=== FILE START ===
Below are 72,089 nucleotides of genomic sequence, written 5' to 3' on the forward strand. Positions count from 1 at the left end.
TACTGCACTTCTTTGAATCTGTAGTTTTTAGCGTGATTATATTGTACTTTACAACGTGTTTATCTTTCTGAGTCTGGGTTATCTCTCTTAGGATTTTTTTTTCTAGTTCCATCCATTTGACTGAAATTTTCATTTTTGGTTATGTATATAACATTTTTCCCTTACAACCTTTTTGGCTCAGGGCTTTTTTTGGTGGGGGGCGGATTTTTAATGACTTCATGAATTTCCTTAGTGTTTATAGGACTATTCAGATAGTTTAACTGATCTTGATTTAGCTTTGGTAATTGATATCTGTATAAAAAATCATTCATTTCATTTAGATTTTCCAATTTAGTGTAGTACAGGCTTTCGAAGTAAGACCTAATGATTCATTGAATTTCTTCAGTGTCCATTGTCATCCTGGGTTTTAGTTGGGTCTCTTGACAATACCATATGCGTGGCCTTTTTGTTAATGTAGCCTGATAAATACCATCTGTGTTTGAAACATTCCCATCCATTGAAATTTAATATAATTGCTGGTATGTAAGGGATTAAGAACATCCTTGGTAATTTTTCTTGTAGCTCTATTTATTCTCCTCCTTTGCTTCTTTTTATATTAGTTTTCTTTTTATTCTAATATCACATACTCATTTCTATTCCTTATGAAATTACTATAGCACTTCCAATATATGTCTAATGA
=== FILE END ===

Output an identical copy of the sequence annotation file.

Below are 72,089 nucleotides of genomic sequence, written 5' to 3' on the forward strand. Positions count from 1 at the left end.
TACTGCACTTCTTTGAATCTGTAGTTTTTAGCGTGATTATATTGTACTTTACAACGTGTTTATCTTTCTGAGTCTGGGTTATCTCTCTTAGGATTTTTTTTTCTAGTTCCATCCATTTGACTGAAATTTTCATTTTTGGTTATGTATATAACATTTTTCCCTTACAACCTTTTTGGCTCAGGGCTTTTTTTGGTGGGGGGCGGATTTTTAATGACTTCATGAATTTCCTTAGTGTTTATAGGACTATTCAGATAGTTTAACTGATCTTGATTTAGCTTTGGTAATTGATATCTGTATAAAAAATCATTCATTTCATTTAGATTTTCCAATTTAGTGTAGTACAGGCTTTCGAAGTAAGACCTAATGATTCATTGAATTTCTTCAGTGTCCATTGTCATCCTGGGTTTTAGTTGGGTCTCTTGACAATACCATATGCGTGGCCTTTTTGTTAATGTAGCCTGATAAATACCATCTGTGTTTGAAACATTCCCATCCATTGAAATTTAATATAATTGCTGGTATGTAAGGGATTAAGAACATCCTTGGTAATTTTTCTTGTAGCTCTATTTATTCTCCTCCTTTGCTTCTTTTTATATTAGTTTTCTTTTTATTCTAATATCACATACTCATTTCTATTCCTTATGAAATTACTATAGCACTTCCAATATATGTCTAATGA